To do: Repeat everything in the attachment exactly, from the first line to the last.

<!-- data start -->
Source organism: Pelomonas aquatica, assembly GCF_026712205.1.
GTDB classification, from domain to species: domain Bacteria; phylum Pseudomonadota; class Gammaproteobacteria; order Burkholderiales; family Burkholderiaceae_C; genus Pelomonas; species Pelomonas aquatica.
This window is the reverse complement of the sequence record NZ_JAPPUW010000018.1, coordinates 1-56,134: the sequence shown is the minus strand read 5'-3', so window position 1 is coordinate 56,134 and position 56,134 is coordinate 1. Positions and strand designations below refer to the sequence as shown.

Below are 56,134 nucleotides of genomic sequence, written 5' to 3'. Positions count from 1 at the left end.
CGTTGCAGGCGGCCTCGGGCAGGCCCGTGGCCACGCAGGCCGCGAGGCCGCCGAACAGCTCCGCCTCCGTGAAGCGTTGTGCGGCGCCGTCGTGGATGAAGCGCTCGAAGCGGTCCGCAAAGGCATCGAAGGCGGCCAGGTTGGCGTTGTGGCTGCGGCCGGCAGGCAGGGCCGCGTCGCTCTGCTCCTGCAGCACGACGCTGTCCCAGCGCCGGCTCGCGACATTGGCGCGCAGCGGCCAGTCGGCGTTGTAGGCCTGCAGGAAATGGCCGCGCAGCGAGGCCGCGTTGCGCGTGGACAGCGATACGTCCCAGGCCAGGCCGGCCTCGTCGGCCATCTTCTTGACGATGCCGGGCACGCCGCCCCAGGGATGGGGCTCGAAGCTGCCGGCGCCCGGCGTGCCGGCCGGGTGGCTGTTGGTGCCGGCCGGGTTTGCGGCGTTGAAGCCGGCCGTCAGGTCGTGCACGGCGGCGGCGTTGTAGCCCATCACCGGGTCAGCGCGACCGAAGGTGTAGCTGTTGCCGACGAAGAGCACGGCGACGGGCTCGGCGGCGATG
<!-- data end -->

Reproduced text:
Source organism: Pelomonas aquatica, assembly GCF_026712205.1.
GTDB classification, from domain to species: domain Bacteria; phylum Pseudomonadota; class Gammaproteobacteria; order Burkholderiales; family Burkholderiaceae_C; genus Pelomonas; species Pelomonas aquatica.
This window is the reverse complement of the sequence record NZ_JAPPUW010000018.1, coordinates 1-56,134: the sequence shown is the minus strand read 5'-3', so window position 1 is coordinate 56,134 and position 56,134 is coordinate 1. Positions and strand designations below refer to the sequence as shown.

Below are 56,134 nucleotides of genomic sequence, written 5' to 3'. Positions count from 1 at the left end.
CGTTGCAGGCGGCCTCGGGCAGGCCCGTGGCCACGCAGGCCGCGAGGCCGCCGAACAGCTCCGCCTCCGTGAAGCGTTGTGCGGCGCCGTCGTGGATGAAGCGCTCGAAGCGGTCCGCAAAGGCATCGAAGGCGGCCAGGTTGGCGTTGTGGCTGCGGCCGGCAGGCAGGGCCGCGTCGCTCTGCTCCTGCAGCACGACGCTGTCCCAGCGCCGGCTCGCGACATTGGCGCGCAGCGGCCAGTCGGCGTTGTAGGCCTGCAGGAAATGGCCGCGCAGCGAGGCCGCGTTGCGCGTGGACAGCGATACGTCCCAGGCCAGGCCGGCCTCGTCGGCCATCTTCTTGACGATGCCGGGCACGCCGCCCCAGGGATGGGGCTCGAAGCTGCCGGCGCCCGGCGTGCCGGCCGGGTGGCTGTTGGTGCCGGCCGGGTTTGCGGCGTTGAAGCCGGCCGTCAGGTCGTGCACGGCGGCGGCGTTGTAGCCCATCACCGGGTCAGCGCGACCGAAGGTGTAGCTGTTGCCGACGAAGAGCACGGCGACGGGCTCGGCGGCGATG